Farmers markets, entertaining festivals and other lighthearted amusements await the summer visitor to Belfast, which has been blessed with a merry mix of historic buildings, natural beauty and eclectic entrepreneurs and artists.

Among the requisite summer stops is the popular United Farmers Market of Maine, open 9 a.m. to 2 p.m. Saturdays this summer at 18 Spring St. in Belfast. Billing itself as a “first-class farmers and artisans market overlooking the bay in Belfast,” this indoor year-round farmers market handpicks its vendors with an eye toward diversity and excellence.

Vendors rent booth space in what formerly was the Mathews Brothers window showroom and offer customers high-quality baked goods, cheeses, flowers, homemade pasta, plants, produce and much more.

Shoppers roam through the more than 65 stalls in the market, sampling coffee, chocolates, condiments, seafood, spices, ice cream, meats, salads and prepared ethnic food. They can peruse art, crafts, jewelry, soaps, pottery, woodworking creations, gifts and other items. Then they can share food, beverages and other “finds” in a communal dining area with expansive views of Penobscot Bay.

This marks the third summer for the new market, which opened in 2017. For details, visit belfastmarket.com.

Despite all the buzz surrounding the new United Farmers Market, the Belfast Farmers’ Market is also still going strong after 39 years. Open from 9 a.m. to 1 p.m. Fridays at 256 High St. (outdoors at the Waterfall Arts Building), the local farmers market has been a city staple since 1980. Shoppers are invited to “grab and go, or stay and picnic.” Often there is live music and you never know what else you might find.

Vendors sell fresh-cut flowers, homemade baked goods, fruits, veggies, cheese, yogurt, jams and preserves, meats, beans, honey, syrup, beeswax candles, crepes, bagels, crafts and more. Visit belfastfarmersmarket.org.

The Belfast & Moosehead Lake Railroad has scheduled train rides on weekends all summer, taking passengers through scenic woods and fields, but this summer all events will be out of Unity station on Depot Street in Unity, according to the B&ML website.

There are specialty rides including a Pizza and Whoopie Pie Train, Motor Car rides, Hobo Lunch, Father’s Day BBQ excursion, Pie Express and more. The Great Train Robbery has bandits who board the train. Known as the notorious Waldo Station Gang, they rob passengers for real donations to the Travis Mills Foundation. For details, visit belfastandmooseheadlakerail.org.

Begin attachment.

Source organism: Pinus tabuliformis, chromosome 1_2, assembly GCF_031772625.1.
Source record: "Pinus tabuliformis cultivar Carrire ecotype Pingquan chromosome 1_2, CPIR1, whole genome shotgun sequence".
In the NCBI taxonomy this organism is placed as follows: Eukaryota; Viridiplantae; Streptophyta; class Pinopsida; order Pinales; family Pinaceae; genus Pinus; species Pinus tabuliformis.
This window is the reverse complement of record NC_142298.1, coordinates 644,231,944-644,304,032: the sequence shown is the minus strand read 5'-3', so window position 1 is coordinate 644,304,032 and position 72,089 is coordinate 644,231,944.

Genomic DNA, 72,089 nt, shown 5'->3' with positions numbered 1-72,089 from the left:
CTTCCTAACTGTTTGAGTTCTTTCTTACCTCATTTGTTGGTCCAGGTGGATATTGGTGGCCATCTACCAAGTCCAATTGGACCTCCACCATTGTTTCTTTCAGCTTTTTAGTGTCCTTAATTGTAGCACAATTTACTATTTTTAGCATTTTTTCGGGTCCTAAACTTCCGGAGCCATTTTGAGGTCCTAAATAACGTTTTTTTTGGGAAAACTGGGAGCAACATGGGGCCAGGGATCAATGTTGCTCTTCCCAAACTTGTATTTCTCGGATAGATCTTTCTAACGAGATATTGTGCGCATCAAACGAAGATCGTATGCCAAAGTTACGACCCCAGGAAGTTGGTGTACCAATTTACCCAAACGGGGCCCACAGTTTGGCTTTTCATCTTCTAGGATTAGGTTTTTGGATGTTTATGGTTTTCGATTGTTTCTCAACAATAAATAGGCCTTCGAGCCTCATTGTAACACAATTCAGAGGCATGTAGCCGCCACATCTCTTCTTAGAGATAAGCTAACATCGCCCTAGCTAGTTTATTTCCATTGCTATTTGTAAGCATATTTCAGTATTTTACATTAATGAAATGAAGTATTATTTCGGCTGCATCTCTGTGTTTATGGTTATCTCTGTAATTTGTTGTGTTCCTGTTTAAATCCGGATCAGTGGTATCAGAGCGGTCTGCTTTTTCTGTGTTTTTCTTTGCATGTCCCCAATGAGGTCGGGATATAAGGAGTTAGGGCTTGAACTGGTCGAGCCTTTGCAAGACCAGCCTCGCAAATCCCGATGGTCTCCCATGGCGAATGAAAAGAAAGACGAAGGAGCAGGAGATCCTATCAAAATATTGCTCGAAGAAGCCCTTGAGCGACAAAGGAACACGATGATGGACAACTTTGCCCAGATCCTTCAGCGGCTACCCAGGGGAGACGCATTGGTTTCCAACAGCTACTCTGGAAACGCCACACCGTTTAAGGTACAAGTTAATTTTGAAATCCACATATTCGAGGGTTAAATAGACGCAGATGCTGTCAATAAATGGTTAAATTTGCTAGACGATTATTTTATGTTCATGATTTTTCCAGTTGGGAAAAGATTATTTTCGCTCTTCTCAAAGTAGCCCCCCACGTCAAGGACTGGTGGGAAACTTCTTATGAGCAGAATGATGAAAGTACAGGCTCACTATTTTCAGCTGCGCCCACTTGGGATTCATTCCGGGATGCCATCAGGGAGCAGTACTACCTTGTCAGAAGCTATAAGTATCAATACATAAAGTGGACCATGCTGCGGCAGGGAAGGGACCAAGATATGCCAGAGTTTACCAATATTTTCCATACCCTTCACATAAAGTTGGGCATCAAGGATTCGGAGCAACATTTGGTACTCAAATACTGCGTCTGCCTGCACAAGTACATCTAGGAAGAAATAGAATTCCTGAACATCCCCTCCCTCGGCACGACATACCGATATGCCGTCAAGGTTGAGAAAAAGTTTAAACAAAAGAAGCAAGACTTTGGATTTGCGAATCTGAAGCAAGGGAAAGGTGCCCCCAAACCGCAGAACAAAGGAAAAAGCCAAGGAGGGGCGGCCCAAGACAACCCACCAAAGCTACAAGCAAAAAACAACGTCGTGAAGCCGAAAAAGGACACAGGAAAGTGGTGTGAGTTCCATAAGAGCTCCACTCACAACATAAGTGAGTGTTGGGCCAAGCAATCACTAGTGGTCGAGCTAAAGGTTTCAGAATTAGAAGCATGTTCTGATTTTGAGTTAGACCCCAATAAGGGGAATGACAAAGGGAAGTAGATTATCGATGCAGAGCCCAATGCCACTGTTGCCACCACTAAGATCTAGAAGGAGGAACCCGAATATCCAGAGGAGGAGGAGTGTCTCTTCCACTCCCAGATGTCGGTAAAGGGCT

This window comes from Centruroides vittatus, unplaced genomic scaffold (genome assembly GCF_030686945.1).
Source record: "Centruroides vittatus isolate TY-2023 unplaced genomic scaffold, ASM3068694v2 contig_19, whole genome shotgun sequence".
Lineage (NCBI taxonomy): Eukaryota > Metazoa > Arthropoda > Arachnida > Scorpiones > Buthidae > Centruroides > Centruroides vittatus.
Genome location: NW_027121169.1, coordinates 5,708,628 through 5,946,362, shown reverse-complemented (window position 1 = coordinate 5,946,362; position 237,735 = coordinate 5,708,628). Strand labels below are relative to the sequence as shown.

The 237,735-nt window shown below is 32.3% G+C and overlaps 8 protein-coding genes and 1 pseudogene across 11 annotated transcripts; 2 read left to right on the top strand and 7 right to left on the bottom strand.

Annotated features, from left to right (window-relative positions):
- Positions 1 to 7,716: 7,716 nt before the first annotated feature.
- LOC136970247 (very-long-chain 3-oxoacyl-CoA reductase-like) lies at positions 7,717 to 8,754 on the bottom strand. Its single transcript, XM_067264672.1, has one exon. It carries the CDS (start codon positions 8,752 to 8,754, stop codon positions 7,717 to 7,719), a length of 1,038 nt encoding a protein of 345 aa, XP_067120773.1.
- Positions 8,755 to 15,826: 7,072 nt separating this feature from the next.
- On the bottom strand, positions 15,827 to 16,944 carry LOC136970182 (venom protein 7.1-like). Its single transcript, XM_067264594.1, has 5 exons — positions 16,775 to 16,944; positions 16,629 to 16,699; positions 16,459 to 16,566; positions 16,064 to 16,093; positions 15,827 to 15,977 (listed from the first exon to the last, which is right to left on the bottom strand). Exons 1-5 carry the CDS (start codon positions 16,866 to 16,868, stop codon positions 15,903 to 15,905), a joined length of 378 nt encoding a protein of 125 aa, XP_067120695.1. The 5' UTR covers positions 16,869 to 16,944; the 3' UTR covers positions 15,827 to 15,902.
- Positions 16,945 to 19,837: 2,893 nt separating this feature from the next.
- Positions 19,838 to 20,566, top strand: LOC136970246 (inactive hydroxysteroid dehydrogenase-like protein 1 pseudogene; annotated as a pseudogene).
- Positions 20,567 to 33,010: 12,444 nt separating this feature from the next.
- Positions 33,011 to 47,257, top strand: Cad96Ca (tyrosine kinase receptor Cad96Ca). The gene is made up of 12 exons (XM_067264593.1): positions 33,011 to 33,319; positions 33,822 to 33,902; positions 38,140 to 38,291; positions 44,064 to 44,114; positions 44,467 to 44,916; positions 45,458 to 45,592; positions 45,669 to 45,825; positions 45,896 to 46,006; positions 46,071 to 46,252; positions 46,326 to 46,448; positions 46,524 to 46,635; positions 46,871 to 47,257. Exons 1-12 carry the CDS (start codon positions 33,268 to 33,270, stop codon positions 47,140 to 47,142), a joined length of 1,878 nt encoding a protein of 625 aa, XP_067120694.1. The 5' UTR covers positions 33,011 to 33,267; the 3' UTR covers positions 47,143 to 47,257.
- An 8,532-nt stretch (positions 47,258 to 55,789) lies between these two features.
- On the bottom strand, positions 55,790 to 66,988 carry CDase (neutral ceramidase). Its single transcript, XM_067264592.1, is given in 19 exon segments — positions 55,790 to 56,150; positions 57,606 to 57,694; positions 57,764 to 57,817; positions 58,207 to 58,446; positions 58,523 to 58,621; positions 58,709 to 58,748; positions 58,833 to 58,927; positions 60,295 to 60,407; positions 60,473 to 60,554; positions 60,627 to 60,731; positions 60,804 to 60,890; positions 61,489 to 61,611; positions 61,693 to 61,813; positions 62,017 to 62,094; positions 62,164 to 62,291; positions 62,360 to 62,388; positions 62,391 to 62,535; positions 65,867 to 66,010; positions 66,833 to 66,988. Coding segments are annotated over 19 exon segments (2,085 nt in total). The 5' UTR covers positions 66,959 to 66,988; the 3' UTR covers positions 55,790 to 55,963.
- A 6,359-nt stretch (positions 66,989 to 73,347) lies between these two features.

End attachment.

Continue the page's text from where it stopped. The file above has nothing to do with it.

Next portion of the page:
The Belfast Rail Trail is a scenic path popular with cyclists, joggers, hiking enthusiasts and their dogs (leashed). Formerly part of the B&ML’s rail route to Burnham, the trail takes visitors 2.3 miles along the Passagassawakeag River on a crushed stone and gravel path that leads to an historic railroad museum.

The wide, well-groomed trail was built in an old rail bed and opened three summers ago. It begins at the City Point Central Railroad Museum at the northern trailhead. There are vintage engines, cars, a caboose and artifacts on display at the vintage station at 13 Oak Hill Road. The trail is wheelchair accessible, especially from the outer High Street parking lot, and follows the river, with panoramic views and bridges that traverse creeks along the way. The southern point is at Pierce and Front streets. Visit traillink.com for details and a map.

Belfast City Park features a creative playground with room for youngsters to run, climb, test limits and use their imaginations. This suspension bridge is part of the fun. Contributed photo

Belfast is known to host some of the state’s most popular arts events and quirky summer festivals right on the water and this summer is no exception.

The first major event of the season takes place July 6-7 when the 24th annual Arts in the Park returns to Heritage Park. Admission is free to the event, which is located downtown at waterfront Steamboat Landing. Open 10 a.m. to 4 p.m., this juried show features approximately 80 fine artists and artisans who display their paintings, sculpture, pottery, jewelry and crafts, against the backdrop of a gorgeous view, live music, food vendors and more. The show attracts thousands of art lovers, and organizers say it is a must-attend show each year for artists. For more, visit artsintheparkbelfast.org.